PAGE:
Governments have struggled with these issues for years. Productivity growth has often been obstructed by countries’ dependence on cheap foreign labour.

Structural unemployment is becoming a serious problem as emerging technologies upend industries and create new ones. Workers are finding it increasingly challenging to stay relevant in the midst of these upheavals.

SkillsFuture recognises that no solution to these problems can rely on fiscal expenditure alone.

Instead, the government has decided to award each Singaporean (aged 25 years old and above) with a $500 SkillsFuture credit. These credits can be used for a broad range of courses in various areas such as languages, cooking and infocomm technology.

The sum of $500 may be small but it can act as a catalyst to encourage Singaporeans to think deeper on lifelong learning and their own career development.

As an impetus, it is imperative that Singaporeans begin embracing the ethos of SkillsFuture. Lifelong learning may not guarantee definite dividends in terms of enhanced employment prospects and monetary returns. Such incentives are predicated on various factors such as the economic climate and industry performance.

Nonetheless, SkillsFuture is an earnest attempt to tap on the latent potential of Singaporeans to expand their individual productive capacities. It is our best chance at introducing dynamism and progress to our economy.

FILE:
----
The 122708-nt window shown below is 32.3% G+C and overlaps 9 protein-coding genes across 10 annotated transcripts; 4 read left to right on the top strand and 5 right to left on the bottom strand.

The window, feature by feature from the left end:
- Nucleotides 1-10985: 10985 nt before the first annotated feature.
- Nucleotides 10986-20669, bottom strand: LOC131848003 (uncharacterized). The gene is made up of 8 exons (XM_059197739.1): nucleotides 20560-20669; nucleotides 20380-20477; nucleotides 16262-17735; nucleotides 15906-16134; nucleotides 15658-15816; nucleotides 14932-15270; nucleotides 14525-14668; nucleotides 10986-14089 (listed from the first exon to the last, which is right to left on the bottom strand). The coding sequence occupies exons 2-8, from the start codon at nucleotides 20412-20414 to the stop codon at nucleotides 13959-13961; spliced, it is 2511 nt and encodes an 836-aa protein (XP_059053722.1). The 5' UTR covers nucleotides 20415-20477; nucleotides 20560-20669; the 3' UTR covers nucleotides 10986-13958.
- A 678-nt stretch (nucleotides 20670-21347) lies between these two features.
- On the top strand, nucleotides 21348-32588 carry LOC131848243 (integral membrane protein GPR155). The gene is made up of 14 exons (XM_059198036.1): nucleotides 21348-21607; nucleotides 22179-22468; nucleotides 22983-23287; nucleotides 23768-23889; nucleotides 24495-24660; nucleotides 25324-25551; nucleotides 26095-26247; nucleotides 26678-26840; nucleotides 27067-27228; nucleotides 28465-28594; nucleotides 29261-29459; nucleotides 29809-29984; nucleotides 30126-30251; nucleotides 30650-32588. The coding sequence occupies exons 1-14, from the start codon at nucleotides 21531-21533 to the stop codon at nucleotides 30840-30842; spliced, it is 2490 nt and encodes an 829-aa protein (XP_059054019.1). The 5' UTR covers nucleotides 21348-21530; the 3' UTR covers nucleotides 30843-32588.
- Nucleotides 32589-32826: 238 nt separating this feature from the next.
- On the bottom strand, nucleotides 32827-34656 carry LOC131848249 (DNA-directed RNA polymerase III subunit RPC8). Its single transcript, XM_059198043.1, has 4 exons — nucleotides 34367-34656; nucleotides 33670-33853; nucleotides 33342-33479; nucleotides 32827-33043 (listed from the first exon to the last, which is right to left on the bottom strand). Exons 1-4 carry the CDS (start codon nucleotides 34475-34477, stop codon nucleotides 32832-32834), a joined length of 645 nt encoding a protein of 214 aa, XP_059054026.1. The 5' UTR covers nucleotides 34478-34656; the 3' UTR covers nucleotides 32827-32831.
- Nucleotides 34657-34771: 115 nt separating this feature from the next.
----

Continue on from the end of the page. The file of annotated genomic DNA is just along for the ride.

The ball is now in Singapore’s court. It is the collective action of Singaporeans to tap on these resources and support systems that will determine SkillsFuture’s success and effectiveness.

If done properly, policies such as SkillsFuture could very well be the solution to every nation’s economic and productivity woes. This is not just about Singapore’s future; it could very well be about the world’s too.

References

  1. http://www.skillsfuture.sg/speeches.html/lbudget-speeche-2015.html
  2. http://www.skillsfuture.sg/what-is-skillsfuture.html
  3. http://www.straitstimes.com/singapore/skillsfuture-credit-booster-an-all-round-win

photo credit: 1953 Pontiac Assembly Line via photopin (license)
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About me: I am your typical Singaporean son. Currently doing my national service, I enjoy reading, writing and watching movies. I look forward to pursuing a degree in Business Administration at the National University of Singapore under a university scholarship in 2017.I was imbued with a passion for learning at Hwa Chong Institution, where I was exposed to a wide variety of subjects and activities such as economics, English literature and science research. It is this passion for knowledge and learning that informs my interdisciplinary approach to writing.………………………………………………………………………………………………………………………………………………………
Opinions expressed in this article are those of the author and do not necessarily represent the views of the Commonwealth Youth Programme. Articles are published in a spirit of dialogue, respect and understanding. If you disagree, why not submit a response.
To learn more about becoming a Commonwealth Correspondent please visit: http://www.yourcommonwealth.org/submit-articles/………………………………………………………………………………………………………………………………………………………